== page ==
Lawyers representing retired Black NFL players want race data released on concussion settlement payments after court-appointed counsel attempted to remove race as a factor in dementia testing.
Civil rights attorney Cyril V. Smith represents the retired Black players who made up a majority of the players in the $1 billion concussion settlement, and demands authorization to take part in the court ordered mediation, according to the Associated Press.
“It’s just very hard after the fact to make sure that Black players are carefully represented if you don’t have a seat at the table,” Smith told the Associated Press.
Black retired players believe the testing methods used relied on “race-norming,” which assumes Black people have a lower cognitive function compared to white people. Lawyers like Smith believe that the Black players in the case are being denied payouts averaging more than $500,000 because of the practice.
Earlier this month, a federal judge dismissed the lawsuit filed by Smith challenging “race-norming.” The practice is discretionary, with some doctors opting not to use it. Use of this practice makes it more difficult for Black retired players to prove diminished cognitive functioning.
The judge ordered Christopher Seeger as lead counsel to resolve the issue with the NFL. Seeger now represents the entire class of impacted retired players and promised to investigate whether “race-norming harmed any of the players.”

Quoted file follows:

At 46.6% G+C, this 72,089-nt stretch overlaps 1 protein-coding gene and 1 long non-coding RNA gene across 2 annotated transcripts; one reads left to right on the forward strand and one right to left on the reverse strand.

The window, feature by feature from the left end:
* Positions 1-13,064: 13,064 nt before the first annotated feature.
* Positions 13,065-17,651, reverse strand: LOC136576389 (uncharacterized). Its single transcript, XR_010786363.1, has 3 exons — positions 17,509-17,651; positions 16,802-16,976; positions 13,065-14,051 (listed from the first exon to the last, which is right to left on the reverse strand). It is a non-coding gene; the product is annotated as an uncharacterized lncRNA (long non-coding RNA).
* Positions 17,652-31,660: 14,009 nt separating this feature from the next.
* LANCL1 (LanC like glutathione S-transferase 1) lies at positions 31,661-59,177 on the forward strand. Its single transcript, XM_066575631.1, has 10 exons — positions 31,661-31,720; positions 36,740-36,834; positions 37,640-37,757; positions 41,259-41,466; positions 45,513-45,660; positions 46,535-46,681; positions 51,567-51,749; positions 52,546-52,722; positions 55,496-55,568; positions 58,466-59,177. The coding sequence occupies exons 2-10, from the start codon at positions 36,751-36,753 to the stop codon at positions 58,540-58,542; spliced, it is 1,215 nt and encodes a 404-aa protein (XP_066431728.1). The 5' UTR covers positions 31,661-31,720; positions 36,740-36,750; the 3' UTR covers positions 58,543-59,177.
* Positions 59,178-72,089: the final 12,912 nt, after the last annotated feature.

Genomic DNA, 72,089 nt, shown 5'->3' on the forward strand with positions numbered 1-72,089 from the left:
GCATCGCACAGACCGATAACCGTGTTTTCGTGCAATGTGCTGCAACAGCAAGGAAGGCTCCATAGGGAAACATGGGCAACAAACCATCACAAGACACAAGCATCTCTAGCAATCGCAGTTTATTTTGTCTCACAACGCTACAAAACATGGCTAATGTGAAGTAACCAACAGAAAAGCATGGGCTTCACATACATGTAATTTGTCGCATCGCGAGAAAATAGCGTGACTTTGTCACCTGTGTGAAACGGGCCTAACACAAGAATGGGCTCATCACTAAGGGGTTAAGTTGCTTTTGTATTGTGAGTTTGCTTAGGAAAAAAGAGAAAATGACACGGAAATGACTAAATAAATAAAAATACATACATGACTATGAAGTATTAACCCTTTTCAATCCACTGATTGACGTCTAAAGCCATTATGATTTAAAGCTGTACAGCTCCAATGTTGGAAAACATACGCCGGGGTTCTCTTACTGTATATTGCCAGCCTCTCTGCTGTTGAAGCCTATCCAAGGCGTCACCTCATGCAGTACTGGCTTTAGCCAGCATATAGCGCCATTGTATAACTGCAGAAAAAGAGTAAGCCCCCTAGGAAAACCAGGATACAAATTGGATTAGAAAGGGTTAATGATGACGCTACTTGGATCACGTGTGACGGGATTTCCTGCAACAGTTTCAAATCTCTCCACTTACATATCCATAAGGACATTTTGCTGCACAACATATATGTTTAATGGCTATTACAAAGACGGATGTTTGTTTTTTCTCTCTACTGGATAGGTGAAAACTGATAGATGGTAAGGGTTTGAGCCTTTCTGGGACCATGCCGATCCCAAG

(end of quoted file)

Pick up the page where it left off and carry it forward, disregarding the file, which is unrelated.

The NFL denied former players Kevin Henry and Najeh Davenport compensation, but both would’ve qualified if they were white. Smith represents both players. Both Henry and Davenport are seeking new counsel other than Seeger according to The New York Times.
Writing for The Nation, sports editor, Dave Zirin pointed to the hypocrisy of the practice being used in a manner that disadvantages Black players. As Zirin notes, the NFL and its owners rely on the labor and physicality of predominantly Black players.
Zirin pointed to an ABC News report which mentioned that some clinicians were concerned about discrimination. The league claims it’s up to the individual clinicians to use their professional judgment. But the clinicians say the protocols do not provide flexibility.
“I don’t think we have the freedom to choose,” wrote a clinician in correspondence obtained by ABC News. “If we do, apparently many of us have been doing it wrong.”
According to the Associated Press, a little more than a quarter of retirees filing dementia claims have been approved. Thousands of former players never filed a claim because their test scores did not appear to qualify.
In a February interview with ABC News, Davenport called out the deeply rooted racism in the process.
“What the NFL is doing to us right now … when they use a different scale for African-Americans versus any other race?” Davenport said. “That’s literally the definition of systematic racism.”